- Surgery is rarely needed for Pes Anserine Bursitis but many more invasive procedures can be done such as Radio Frequency Ablation (RFA) to the local nerves to dull the pain (1).
Regenexx: A Revolutionary Treatment Method
Over the last 20 years, research has gone beyond corticosteroids for orthopedic injuries. The development of Platelet-Rich Plasma has successfully been able to help most orthopedic conditions as well as reduce the surgical conversion rates of common tendon issues like Pes Anserine Bursitis! Being the HQ of Regenexx, we continue to research how to maximize the concentration and tailor-make our PRP treatments to specific orthopedic conditions, thus maximizing our clinical results.
“Patient outcomes are the #1 priority at Regenexx. Our lab processing of blood platelet mixtures is far more labor intensive than the automated centrifuge used by others, but we are able to create customized solutions for our patients, with platelet mixtures that are purer and more concentrated.”Dr. Chris Centeno
Over the last 15+ years, Regenexx has pioneered orthobiologics with maximization of outcomes using the most up-to-date precise ultrasound-guided imaging to ensure we treat the right area! We have termed this as “Interventional Orthopedics” To learn more about these advanced image-guided treatment options.
Is Pes Anserine Bursitis Preventable?
Seeing a physical therapist can set you up with a home exercise program to strengthen and stretch the muscles around your knees, upper legs, and abdomen to help prevent the onset or recurrence of Pes Anserine Bursitis. Working on mobility, stability, and strength of the kinetic chain can help prevent not only Pes Anserine Bursitis but also reduce the risk of multiple other injuries in your lower extremities.
Here’s a Simple Checklist:
- Learn correct knee positioning when participating in athletic activities.
- Follow a consistent flexibility and strength exercise program, especially for the leg and hip muscles, to maintain good physical conditioning.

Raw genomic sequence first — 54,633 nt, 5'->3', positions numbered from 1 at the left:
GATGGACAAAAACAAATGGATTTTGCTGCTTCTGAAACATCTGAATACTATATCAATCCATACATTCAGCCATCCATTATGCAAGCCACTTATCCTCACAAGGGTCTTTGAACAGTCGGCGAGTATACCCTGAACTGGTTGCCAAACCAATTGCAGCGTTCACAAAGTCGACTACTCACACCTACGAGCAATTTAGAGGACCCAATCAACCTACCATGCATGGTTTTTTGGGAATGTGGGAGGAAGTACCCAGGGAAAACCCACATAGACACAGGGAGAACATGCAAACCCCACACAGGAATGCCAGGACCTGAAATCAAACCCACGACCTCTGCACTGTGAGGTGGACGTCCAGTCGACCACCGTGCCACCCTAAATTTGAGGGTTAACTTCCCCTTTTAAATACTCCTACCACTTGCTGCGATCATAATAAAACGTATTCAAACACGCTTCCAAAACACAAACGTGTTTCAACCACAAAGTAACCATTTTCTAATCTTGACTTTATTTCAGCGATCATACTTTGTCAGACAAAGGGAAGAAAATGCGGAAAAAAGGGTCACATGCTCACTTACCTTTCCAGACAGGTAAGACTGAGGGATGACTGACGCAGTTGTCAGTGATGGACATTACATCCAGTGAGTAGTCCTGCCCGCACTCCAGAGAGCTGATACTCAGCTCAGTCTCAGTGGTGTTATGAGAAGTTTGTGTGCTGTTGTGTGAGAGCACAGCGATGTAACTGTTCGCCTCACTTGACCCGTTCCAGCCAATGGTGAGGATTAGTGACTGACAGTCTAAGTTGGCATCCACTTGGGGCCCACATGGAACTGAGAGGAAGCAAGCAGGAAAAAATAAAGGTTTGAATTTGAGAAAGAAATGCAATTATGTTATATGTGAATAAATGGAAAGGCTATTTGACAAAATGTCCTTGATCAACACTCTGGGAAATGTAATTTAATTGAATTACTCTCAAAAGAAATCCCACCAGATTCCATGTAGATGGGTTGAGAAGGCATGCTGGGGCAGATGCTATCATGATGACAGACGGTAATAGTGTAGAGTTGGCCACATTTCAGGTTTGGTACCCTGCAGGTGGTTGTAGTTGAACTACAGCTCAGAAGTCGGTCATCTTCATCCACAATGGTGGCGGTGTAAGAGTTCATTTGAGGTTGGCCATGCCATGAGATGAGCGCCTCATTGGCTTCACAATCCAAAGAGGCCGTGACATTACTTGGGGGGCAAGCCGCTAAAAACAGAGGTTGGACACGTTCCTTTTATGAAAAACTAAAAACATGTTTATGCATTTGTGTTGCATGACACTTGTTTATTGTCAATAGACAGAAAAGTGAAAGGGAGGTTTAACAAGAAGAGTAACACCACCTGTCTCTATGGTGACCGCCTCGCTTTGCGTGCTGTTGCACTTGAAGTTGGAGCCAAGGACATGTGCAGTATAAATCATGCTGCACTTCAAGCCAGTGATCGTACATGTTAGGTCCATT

- Practice balance and agility exercises and drills.
- Always warm up before starting a sport or heavy physical activity.
- Avoid sudden increases in running mileage or uphill running, gradually build loads over time.
- Wear shoes that are in good condition and fit well.
- Maintain a healthy weight and eliminate high sugar foods and processed foods.
- Treat and manage Diabetes, as managing your glycemic control helps prevent musculoskeletal injuries.
- Wear orthotics to reduce flat feet and valgus (knock-knee) positioning of the lower extremities.
- Wear a knee brace to support the knee and reduce strain on the inside of the joint when doing high stress activities.
For tendons (like in Pes Anserine Bursitis) the soreness can last longer and the effects could take up to 3-4 months to be fully appreciated. For ligaments, there may be a “honeymoon” period of 1-2 weeks where loose ligaments are swollen and as such, provide better stability during that time, but then the initial swelling goes away and the pain and instability come back (2). The full effects, like in tendons, can take a few months to be seen.
There are two main types of PRP: red and amber. Red PRP has red and white blood cells, so in my experience, it causes more of a flare-up for longer. Amber PRP has few red or white blood cells, so it causes less of a flare-up and if that happens, the flare-up doesn’t last as long.
Also, realize that the degree of post-PRP injection flare-up can be due to your body’s own level of systemic inflammation and where the PRP was injected, or how aggressively the procedure disrupted the tissues.
Successful Treatment Is Possible for Pes Anserine Bursitis
At Centeno Schultz Clinic, we have dedicated our practice to delivering the highest quality orthopedic care possible. We have a three-prong approach:
- Spending an hour with patients during initial evaluations to ensure we have the most accurate diagnosis and discussing all options with patients to develop a comprehensive treatment plan (which may or may not include biologics).
- Continuing research in biologic therapy such as PRP and Bone Marrow Concentrate (containing stem cells) utilizing our Flexible Lab Platform to maximize platelet-based therapies and beyond.
- Continuing to innovate injection techniques to ensure precision guidance of biologics to target areas. All physicians at CSC are trained in both xray based and ultrasound image guidance to ensure the best possible treatment for your knee condition.
If you have been dealing with Pes Anserine Bursitis or an orthopedic condition and would like an in-depth evaluation with a comprehensive treatment plan, sign up for an evaluation today!
- Conger A, McCormick ZL, Henrie AM. Pes Anserine Tendon Injury Resulting from Cooled Radiofrequency Ablation of the Inferior Medial Genicular Nerve. PM R. 2019 Nov;11(11):1244-1247. doi: 10.1002/pmrj.12155. Epub 2019 May 24. PMID: 30859692.
- Xu Q, Chen J, Cheng L. Comparison of platelet rich plasma and corticosteroids in the management of lateral epicondylitis: A meta-analysis of randomized controlled trials. Int J Surg. 2019 Jul;67:37-46. doi:10.1016/j.ijsu.2019.05.003